Air Current Applied to the Face Improves Exercise Performance in Patients with COPD
Purpose: Improving dyspnea and exercise performance are goals of COPD therapy. We tested the hypothesis that air current applied to the face would lessen dyspnea and improve exercise performance in moderate-severe COPD patients.
Methods: We recruited 10 COPD patients (5 men, age 62 ± 6 years, FEV1 0.93 ± 0.11 L (34 ± 3 % predicted), TLC 107 ± 6 %, RV 172 ± 18 %) naïve to the study hypothesis. Each patient was randomized in a crossover fashion to lower extremity ergometry at constant submaximal workload with a 12-diameter fan directed at the patients face or exposed leg. Each patients' studies were separated by at least 1 week. Inspiratory capacity and Borg dyspnea score were measured every 2 min and at maximal exercise.
Results: Total exercise time was longer when the fan was directed to the face (14.3 ± 12 vs. 9.4 ± 7.6 min, face vs. leg, respectively, p = 0.03). Inspiratory capacity tended to be greater with the fan directed to the face (1.4 (0.6-3.25) vs. 1.26 (0.56-2.89) L, p = 0.06). There was a reduction in dynamic hyperinflation, as reflected by higher IRV area in the fan on face group (553 ± 562 a.u. vs. 328 ± 319 a.u., p = 0.047). There was a significant improvement in the Borg dyspnea score at maximal exercise (5.0 (0-10) vs. 6.5 (0-10), p = 0.03), despite exercising for 34 % longer with the fan directed to the face.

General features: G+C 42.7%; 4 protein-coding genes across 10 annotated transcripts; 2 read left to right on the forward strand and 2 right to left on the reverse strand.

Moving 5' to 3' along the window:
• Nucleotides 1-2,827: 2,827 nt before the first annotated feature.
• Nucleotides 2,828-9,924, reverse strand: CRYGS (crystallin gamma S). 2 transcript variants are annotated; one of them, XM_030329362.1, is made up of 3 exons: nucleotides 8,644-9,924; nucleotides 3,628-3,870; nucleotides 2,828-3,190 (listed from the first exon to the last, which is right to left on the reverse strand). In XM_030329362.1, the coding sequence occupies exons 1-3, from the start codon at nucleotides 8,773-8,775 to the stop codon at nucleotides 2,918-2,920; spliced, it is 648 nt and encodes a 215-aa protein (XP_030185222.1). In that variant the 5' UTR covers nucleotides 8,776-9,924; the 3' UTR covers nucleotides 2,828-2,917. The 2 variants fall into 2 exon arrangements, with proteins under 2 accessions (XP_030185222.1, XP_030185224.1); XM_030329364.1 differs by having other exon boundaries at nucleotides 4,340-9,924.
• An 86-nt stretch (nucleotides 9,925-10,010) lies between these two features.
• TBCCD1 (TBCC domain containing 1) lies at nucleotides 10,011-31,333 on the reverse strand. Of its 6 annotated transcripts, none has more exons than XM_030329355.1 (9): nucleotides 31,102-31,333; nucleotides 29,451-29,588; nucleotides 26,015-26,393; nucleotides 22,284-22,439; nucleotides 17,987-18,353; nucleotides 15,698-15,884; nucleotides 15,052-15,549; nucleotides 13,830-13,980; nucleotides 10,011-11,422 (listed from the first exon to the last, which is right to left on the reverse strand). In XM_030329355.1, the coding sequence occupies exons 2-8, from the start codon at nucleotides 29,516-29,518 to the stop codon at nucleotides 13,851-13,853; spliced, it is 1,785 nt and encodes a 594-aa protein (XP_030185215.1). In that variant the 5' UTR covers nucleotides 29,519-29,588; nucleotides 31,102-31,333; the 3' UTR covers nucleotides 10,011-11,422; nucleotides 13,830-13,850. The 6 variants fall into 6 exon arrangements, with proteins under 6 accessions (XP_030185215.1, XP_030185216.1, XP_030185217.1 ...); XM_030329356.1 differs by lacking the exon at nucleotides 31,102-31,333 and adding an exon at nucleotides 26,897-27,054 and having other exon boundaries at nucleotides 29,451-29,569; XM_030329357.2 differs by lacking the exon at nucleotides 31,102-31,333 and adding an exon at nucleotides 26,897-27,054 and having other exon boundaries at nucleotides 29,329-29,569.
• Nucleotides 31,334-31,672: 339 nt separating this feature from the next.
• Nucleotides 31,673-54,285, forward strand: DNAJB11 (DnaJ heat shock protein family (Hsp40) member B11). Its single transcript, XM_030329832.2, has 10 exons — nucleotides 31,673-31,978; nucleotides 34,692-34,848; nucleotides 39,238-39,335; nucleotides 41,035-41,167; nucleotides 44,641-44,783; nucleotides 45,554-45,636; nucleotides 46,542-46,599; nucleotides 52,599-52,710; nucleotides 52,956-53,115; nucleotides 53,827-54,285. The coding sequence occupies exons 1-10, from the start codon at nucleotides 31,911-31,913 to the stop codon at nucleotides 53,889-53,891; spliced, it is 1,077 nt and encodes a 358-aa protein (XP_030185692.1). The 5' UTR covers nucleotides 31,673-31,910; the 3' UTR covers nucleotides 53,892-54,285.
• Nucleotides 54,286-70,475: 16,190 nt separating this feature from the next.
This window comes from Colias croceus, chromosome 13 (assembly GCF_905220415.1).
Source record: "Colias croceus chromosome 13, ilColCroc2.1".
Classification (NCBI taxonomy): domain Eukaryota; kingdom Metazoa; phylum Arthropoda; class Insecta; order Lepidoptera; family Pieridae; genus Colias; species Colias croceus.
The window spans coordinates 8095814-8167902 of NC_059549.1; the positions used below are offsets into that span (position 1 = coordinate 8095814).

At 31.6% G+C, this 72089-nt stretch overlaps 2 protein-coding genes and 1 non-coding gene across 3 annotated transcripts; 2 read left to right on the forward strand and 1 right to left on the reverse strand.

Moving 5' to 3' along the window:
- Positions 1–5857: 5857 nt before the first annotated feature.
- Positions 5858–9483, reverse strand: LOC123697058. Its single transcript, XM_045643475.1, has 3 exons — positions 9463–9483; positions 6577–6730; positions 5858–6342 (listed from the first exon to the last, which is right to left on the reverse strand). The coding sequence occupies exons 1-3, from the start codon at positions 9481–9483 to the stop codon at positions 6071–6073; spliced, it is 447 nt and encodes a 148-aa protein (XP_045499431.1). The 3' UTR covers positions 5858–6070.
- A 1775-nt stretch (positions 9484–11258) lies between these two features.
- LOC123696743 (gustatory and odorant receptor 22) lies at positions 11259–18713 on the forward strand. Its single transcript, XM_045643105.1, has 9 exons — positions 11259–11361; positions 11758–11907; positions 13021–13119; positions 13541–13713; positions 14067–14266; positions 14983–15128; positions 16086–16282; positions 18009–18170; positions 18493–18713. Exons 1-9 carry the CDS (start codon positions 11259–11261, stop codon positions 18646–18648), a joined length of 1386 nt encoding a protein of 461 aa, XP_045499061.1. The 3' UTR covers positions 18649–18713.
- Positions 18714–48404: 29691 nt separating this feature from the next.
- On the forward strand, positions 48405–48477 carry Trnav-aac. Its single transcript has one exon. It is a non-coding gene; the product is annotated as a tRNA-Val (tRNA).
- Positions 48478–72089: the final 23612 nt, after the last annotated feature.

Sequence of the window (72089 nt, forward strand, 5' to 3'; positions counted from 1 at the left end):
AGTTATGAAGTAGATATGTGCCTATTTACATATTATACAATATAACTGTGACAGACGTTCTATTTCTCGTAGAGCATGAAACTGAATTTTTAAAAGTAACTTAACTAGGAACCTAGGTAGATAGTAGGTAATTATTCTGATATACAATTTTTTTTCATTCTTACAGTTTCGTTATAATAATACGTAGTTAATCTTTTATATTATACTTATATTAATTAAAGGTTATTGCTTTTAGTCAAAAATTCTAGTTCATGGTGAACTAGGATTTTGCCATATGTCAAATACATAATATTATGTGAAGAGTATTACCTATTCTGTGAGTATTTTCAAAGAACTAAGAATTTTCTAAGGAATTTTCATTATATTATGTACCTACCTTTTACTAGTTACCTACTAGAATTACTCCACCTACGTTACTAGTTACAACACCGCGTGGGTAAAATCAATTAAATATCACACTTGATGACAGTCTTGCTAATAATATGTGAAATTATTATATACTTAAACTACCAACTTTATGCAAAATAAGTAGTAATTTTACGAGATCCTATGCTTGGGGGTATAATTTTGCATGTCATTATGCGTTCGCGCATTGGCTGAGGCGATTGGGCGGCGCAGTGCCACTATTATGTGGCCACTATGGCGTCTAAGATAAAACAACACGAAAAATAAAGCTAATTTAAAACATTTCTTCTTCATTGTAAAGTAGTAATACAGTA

Conclusions: Air current applied to the face improves exercise performance in COPD. Possible mechanisms include an alteration in breathing pattern that diminishes development of dynamic hyperinflation or to a change in perception of breathlessness.
Published In/Presented At
Marchetti, N., Lammi, M. R., Travaline, J. M., Ciccolella, D., Civic, B., & Criner, G. J. (2015). Air Current Applied to the Face Improves Exercise Performance in Patients with COPD. Lung, 193(5), 725-731. doi:10.1007/s00408-015-9780-0
Medical Sciences | Medicine and Health Sciences
Department of Medicine, Department of Medicine Faculty